Emeritus Fellow Clive Wilmer is to receive a Lifetime Achievement Award from the Ruskin Society of North America.

The Ruskin Society of North America is committed to teaching and practising the principles developed by the 19th century writer, philosopher and critic John Ruskin. The Lifetime Achievement Award is the Society’s highest honour. The award ceremony will be streamed live via Zoom at 5pm (UK) on Saturday 23 September. 

Clive Wilmer is a poet, critic, literary journalist, translator, editor, broadcaster and lecturer. He has previously described John Ruskin as “overwhelmingly the most important influence” on his life.

Clive’s first collection of poetry, The Dwelling-Place (1977), opens with an epigraph from Ruskin’s Val d’Arno. He has written and lectured extensively on Ruskin. From 2009 to 2019, he served as Master of the Guild of St George, the charity for arts, crafts and the rural economy founded by Ruskin in 1871.  

Responding to news of this award, Clive Wilmer said: “‘The work of John Ruskin has been my main academic interest since the early 1980s when I edited an influential collection of his essays and lectures, Unto this Last and Other Writings. But he has also been a deep personal enthusiasm since I first read him in 1966, and I have also been involved in the practice of his ideas, especially through his Guild of St George.” 

Clive’s nine books of poetry include Devotions (1982), Of Earthly Paradise (1992), The Falls (2000) and Urban Pastorals (2014).  His Selected Poems were published in 1995, with a second collection, New and Collected Poems, published in 2012. 

He has been a Fellow of Sidney since 2004. In 2012, he became an Emeritus Fellow. 

John Ruskin 

John Ruskin (1819-1900) came to prominence as an art critic, notably through the publication of the first volume of Modern Painters (1843), a defence of J.M.W. Turner. He wrote on a wide range of subjects, and in a wide range of styles, emphasising the connections between nature, art and society. Unto This Last (1860) sets out his moral and social vision. 

In 1869, he became the first Slade Professor of Fine Art at the University of Oxford, where he established the Ruskin School of Drawing. 

In 1871, Ruskin began producing a series of monthly "letters to the workmen and labourers of Great Britain", the Fors Clavigera, developing what he saw as the principles underlying an ideal society, a response to the era of mass production. In the first of these letters, he wrote: “I have listened to many ingenious persons, who say we are better off now than ever we were before. I do not know how well off we were before; but I know… we cannot be called, as a nation, well off, while so many of us are either living in honest or in villainous beggary.” The Guild of St George sprang from this aspect of Ruskin’s work.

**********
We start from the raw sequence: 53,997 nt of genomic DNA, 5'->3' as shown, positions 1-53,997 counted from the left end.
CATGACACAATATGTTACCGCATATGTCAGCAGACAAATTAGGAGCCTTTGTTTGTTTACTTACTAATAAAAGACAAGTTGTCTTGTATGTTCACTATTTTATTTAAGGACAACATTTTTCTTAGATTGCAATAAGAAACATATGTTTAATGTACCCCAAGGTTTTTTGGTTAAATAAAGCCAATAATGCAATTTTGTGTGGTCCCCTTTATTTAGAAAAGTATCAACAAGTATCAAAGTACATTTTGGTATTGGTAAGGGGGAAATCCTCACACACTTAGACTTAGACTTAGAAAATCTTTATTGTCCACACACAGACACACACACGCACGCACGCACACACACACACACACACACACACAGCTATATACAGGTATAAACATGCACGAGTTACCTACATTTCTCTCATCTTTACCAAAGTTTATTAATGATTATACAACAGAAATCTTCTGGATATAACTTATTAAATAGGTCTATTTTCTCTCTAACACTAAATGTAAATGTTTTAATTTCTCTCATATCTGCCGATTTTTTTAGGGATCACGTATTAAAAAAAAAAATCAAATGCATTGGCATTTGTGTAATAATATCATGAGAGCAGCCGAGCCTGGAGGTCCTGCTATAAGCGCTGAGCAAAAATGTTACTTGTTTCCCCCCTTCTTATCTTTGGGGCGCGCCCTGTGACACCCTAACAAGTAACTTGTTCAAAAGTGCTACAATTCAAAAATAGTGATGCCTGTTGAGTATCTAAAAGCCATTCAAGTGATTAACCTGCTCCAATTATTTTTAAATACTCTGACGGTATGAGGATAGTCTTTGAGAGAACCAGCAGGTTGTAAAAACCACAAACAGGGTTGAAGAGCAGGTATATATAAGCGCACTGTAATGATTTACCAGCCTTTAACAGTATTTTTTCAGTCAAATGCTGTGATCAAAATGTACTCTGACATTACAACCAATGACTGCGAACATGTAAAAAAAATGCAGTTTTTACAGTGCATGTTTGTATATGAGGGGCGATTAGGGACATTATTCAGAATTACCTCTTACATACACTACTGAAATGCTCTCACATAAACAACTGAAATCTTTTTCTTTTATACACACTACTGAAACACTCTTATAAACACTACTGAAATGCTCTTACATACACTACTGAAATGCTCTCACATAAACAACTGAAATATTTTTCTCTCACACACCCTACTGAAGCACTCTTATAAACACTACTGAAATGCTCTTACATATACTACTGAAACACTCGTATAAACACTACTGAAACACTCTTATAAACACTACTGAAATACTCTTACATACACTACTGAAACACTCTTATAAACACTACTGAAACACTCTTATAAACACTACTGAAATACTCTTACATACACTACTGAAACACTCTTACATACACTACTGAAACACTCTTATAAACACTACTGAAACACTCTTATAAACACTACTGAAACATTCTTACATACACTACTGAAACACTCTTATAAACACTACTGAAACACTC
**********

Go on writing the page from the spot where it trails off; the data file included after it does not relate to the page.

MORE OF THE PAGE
Ruskin travelled widely, from a young age. He visited Venice for the first time in 1835, and the city became important to his work. 

In 2015, Clive Wilmer spent time as a Visiting Professor at the Università Ca' Foscari in Venice. In 2018, he organised a symposium on Ruskin and his relationship with Venice at the Museo Correr, to accompany the exhibition John Ruskin: Le pietri di Venezia at the Ducal. 

To mark Clive’s Lifetime Achievement Award, we wanted to share, with the author’s permission, his poem Venice




Salt-bleached marble, the green stain of seaweed. 


A face the sea dismembers and remembers 

Looks back at those who lean towards it, drowning 

In admiration, in reflected glory. 


Here man hath set his footprint on the waters. 

We see the tides disperse it, see them relinquish 

The white of marble and the green of seaweed. 


You can listen to a selection of Clive’s poems, recorded by the author with an introduction to each piece, on the Poetry Archive website. 


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